Singer Troy Kingi's new album explores colonialism through reggae

Northland singer Troy Kingi has released his latest record as part of his ambitious series of albums.

Holy Colony Burning Acres is the third instalment in his plan to release 10 albums within 10 years. 

The 35-year-old premiered all 13 tracks at the Te Korakora Festival in Auckland on Friday night, despite the songs being ready in February. 

"When you've finished something and you wanna get it out it kind of weighs you down a little bit," he told Newshub.

"It's just a big relief to get it out today, to be honest."

The album explores indigenous rights and the effects of colonialism in the style of deep roots reggae.

"Initially it was only going to be about Māori issues but then I just started chatting to a lot of my friends... indigenous friends from all over the world and decided to widen my catchment."

He's looking forward to sharing his unique music to the public and hopes it sparks important conversations.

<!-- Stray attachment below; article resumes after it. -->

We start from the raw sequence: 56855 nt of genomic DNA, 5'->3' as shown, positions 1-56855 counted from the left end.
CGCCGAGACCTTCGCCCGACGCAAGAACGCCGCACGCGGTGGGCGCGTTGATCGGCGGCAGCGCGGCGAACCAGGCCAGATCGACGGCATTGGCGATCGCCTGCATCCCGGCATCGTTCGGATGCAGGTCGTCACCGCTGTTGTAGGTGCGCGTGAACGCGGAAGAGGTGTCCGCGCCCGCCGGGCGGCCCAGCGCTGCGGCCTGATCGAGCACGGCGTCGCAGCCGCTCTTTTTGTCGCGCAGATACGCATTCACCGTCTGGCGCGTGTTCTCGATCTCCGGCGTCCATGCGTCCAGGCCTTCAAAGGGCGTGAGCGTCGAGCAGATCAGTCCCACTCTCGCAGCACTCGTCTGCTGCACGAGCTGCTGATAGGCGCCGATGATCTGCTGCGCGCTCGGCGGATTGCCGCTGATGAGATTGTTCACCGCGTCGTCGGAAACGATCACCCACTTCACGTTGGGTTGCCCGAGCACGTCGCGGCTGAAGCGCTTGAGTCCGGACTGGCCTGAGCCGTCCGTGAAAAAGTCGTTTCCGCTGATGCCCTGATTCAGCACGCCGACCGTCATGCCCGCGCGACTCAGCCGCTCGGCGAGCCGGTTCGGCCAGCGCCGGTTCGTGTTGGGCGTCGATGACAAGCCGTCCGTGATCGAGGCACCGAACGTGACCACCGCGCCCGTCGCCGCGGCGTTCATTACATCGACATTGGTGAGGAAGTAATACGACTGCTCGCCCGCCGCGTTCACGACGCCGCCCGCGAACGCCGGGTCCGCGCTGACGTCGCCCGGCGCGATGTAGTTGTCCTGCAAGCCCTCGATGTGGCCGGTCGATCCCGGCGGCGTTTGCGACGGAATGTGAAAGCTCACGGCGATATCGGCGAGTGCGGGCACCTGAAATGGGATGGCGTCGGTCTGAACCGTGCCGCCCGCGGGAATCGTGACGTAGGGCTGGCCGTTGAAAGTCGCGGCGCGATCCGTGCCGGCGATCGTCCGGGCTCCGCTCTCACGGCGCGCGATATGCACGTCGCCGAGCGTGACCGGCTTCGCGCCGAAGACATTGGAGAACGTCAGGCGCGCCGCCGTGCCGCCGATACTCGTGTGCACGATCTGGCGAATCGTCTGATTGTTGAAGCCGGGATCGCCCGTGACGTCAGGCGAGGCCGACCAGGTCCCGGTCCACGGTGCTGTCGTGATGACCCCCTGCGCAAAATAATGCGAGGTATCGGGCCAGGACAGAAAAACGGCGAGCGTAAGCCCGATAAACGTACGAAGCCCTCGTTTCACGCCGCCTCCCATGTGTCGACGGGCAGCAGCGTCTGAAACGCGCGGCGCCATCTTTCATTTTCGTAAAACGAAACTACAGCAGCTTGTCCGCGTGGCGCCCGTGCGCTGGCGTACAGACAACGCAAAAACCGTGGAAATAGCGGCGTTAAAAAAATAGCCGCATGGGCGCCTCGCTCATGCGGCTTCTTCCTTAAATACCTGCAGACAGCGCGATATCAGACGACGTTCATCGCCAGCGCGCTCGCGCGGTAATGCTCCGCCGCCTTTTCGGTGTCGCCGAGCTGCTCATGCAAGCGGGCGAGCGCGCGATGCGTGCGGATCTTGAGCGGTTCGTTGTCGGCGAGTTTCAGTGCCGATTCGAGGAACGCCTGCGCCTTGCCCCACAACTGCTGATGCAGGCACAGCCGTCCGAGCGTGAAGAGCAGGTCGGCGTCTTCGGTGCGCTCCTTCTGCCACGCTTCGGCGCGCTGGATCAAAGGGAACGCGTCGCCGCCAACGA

"I really wanted to do something that helps open up the communication to make it, you know, not so taboo to talk about that stuff."

The tone of the album is a stark contrast to last year's Parliament-inspired sci-funk. That's because his 10 albums are planned to all have different genres. 

"That's kind of the big goal is to have a completely different thing every year," Kingi said.

"Most of it comes from being a big Quentin Tarantino fan... him wanting to do 10 films."

Kingi says it's an ambitious plan and admits there are a few nerves surrounding this release of 2019's record.

"I'm really anxious to see how people are going to respond to this."

However, he hopes the songs spark valuable discussions while still getting people off their feet.